With no sports univer­sity in the coun­try, the mesh be­tween sports and ed­u­ca­tion is a far cry

The Economic Times - - Sports: The Great Games - Bo­ria Ma­jum­dar

Barcelona 1992 and the now fa­mous story of Limba Ram. One of In­dia’s finest archers, Ram had not even re­alised that he had been knocked out of Olympic com­pe­ti­tion. He had, the story goes, asked his coach to set up a re­match and was con­fi­dent he would beat his op­po­nent. Com­ing up the ranks from where he had, Ram had hardly ever come face to face with the term ‘ex­pec­ta­tions’. He had no idea of the big stage and missed out as a re­sult.

Twenty five years down the line and the story has not fully changed. Only a hand­ful of In­dian ath­letes mak­ing it to the Olympics are a prod­uct of the Univer­sity sys­tem with col­lege de­grees and for­mal aca­demic train­ing. With no sports univer­sity in the coun­try, the mesh be­tween sports and ed­u­ca­tion is still a far cry. Men and women good in sport can have a ca­reer in­de­pen­dent of academia is the ac­cepted no­tion and that the two can co-ex­ist is still con­sid­ered alien by most. The Amer­i­can, Cana­dian a nd Bri­tish sys­tems, how­ever, a re pr o fou nd ly d i f f e r e nt . Olympic ath­letes come out o f t he Univer sit y sys­tem i n t hese count r ie s a nd D1 s c hol a r - ships con­tinue to grow in de­mand in the United States. Lough­bor­ough Univer­sity is the most well equipped train­ing ground for Bri­tish ath­letes and sports sci­ence at Lough­bor­ough is well ac­knowl­edged the world over. In In­dia, how­ever, the HRD and Sports min­istries hardly talk. De­spite hav­ing a sports sci­en­tist as the Sec­re­tary of the UGC, we don’t see much hap­pen­ing in the aca­demic realm to ignite hope. We send just one In­dian rep­re­sen­ta­tive in An­nesha Ghosh to the FISU Games as a jour­nal­ist and are happy that the min­istries have their own in­de­pen­dent fief­doms.

As a re­sult of this ap­a­thy, which isn’t a new thing in In­dia, sports schol­ar­ships in schools and col­leges con­tinue to be mis­used and abused. While in some cities they are now con­fined to be­ing party quo­tas, in oth­ers these are mostly filled by rec­om­men­da­tions.

The sports-academia dis­con­nect was in­te­gral to my grow­ing up years as a stu­dent in Pres­i­dency Col­lege (now Univer­sity), Cal­cutta. The elected Games sec­re­tary, who in­ci­den­tally was a good friend, was once asked how many bails there are in cricket. In full con­fi­dence he had an­swered three wick­ets and hence three bails. And went on to say with a blus­ter what a silly ques­tion he had been asked!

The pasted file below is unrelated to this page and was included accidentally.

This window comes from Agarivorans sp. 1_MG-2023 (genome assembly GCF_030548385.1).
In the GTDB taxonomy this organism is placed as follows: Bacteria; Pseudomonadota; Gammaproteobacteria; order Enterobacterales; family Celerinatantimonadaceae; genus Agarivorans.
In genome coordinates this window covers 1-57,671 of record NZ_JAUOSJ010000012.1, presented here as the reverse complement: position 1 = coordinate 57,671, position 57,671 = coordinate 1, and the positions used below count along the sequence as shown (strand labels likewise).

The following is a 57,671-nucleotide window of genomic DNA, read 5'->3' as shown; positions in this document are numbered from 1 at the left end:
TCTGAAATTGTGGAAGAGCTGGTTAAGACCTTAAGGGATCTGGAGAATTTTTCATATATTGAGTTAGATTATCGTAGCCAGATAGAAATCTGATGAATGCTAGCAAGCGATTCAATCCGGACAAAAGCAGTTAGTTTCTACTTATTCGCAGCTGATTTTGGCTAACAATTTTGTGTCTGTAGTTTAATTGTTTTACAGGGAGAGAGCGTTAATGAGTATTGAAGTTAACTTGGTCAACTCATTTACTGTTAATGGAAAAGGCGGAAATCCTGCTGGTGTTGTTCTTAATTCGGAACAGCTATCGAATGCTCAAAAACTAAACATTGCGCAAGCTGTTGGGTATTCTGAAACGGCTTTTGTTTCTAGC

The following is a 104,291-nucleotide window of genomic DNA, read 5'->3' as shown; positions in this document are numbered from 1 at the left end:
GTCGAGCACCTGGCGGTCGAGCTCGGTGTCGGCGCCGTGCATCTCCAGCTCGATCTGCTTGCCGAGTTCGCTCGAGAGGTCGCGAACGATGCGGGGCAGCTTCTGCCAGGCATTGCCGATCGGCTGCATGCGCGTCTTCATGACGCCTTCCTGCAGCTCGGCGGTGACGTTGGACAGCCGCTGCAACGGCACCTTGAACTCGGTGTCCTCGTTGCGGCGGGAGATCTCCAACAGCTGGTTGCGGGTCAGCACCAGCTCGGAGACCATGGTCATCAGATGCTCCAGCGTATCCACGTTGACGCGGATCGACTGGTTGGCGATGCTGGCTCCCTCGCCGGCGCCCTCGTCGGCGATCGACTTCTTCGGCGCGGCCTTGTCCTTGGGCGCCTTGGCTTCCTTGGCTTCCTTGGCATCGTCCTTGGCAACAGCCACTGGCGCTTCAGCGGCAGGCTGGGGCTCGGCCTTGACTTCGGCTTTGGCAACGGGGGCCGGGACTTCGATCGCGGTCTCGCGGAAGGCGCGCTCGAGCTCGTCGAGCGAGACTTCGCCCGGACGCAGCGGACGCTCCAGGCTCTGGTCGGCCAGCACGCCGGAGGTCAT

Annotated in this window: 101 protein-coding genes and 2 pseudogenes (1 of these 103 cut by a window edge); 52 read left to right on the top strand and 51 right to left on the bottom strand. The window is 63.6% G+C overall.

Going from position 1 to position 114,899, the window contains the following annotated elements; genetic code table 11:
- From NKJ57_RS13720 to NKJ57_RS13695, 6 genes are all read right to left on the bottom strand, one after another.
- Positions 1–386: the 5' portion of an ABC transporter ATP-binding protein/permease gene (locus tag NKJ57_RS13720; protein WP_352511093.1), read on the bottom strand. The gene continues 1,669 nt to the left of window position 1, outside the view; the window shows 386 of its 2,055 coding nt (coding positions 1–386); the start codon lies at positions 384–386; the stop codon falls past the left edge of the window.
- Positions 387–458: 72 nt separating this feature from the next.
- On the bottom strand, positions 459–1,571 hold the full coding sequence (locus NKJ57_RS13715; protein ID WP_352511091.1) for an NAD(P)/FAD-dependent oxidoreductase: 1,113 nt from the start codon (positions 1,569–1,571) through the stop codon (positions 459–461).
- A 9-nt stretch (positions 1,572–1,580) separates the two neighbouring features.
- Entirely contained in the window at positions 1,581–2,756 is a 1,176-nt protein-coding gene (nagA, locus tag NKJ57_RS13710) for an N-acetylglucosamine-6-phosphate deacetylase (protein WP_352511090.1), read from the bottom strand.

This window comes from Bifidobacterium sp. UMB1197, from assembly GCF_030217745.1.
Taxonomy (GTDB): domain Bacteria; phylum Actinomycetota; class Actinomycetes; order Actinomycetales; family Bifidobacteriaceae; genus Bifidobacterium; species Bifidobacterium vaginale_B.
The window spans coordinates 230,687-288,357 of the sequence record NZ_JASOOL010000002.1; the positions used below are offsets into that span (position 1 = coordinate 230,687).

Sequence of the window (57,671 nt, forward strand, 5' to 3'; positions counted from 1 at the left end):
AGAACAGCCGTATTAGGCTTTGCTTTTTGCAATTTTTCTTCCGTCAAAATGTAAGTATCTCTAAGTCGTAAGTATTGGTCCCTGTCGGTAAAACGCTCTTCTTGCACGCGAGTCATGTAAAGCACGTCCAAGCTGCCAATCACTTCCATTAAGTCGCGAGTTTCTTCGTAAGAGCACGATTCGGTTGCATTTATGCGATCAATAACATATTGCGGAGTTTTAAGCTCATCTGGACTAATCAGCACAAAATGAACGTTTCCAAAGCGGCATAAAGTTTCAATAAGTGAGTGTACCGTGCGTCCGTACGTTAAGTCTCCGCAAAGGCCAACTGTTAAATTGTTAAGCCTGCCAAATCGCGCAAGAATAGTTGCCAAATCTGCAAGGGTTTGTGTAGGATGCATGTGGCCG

Tick­ets to in­ter­na­tional matches at Eden Gar­dens were used to win votes at the col­lege elec­tion, a prac­tice no dif­fer­ent to what hap­pens in the BCCI with state as­so­ci­a­tion heads of­fered jun­kets as man­agers to keep the flock to­gether. Colo­nial In­dia, how­ever, pre­sented a very dif­fer­ent story. Univer­sity cricket was par­tic­u­larly well de­vel­oped and the first ath­letes from In­dia to the Paris Olympics in 1924 (not to men­tion Nor­man Pritchard in 1900) were mem­bers of St Xavier’s Col­lege, Cal­cutta. Jaipal Singh, the first cap­tain of the In­dian hockey team at the 1928 Am­s­ter­dam Games had a de­gree from St John’s Col­lege, Ox­ford and some of his pa­pers con­tinue to be there at the Col­lege li­brary.

If we wish to trans­form our­selves into a sport­ing na­tion in the next decade and want to win Olympic medals by the dozen, we need to marry sports with ed­u­ca­tion.

We keep talk­ing of sys­tems and struc­tures and the only way a sys­tem can be put in place is if the Bri­tish and Amer­i­can re­al­i­ties are ap­pre­ci­ated and im­ple­mented in In­dia. Vi­jay Goel needs to talk to Prakash Javdekar at the cost of sound­ing flippant and only then can a sport­ing revo­lu­tion be un­der­way. We keep hear­ing of the need for sports sci­ence. All we need to do is ask where are we to look out for our fu­ture sports sci­en­tists? If it is some­where be­yond the Univer­sity sec­tor....I re­ally need to rest my case.

Colo­nial In­dia pre­sented a very dif­fer­ent story. Univer­sity cricket was par­tic­u­larly well de­vel­oped and the first ath­letes from In­dia to the Paris Olympics in 1924 were mem­bers of St Xavier’s Col­lege, Cal­cutta

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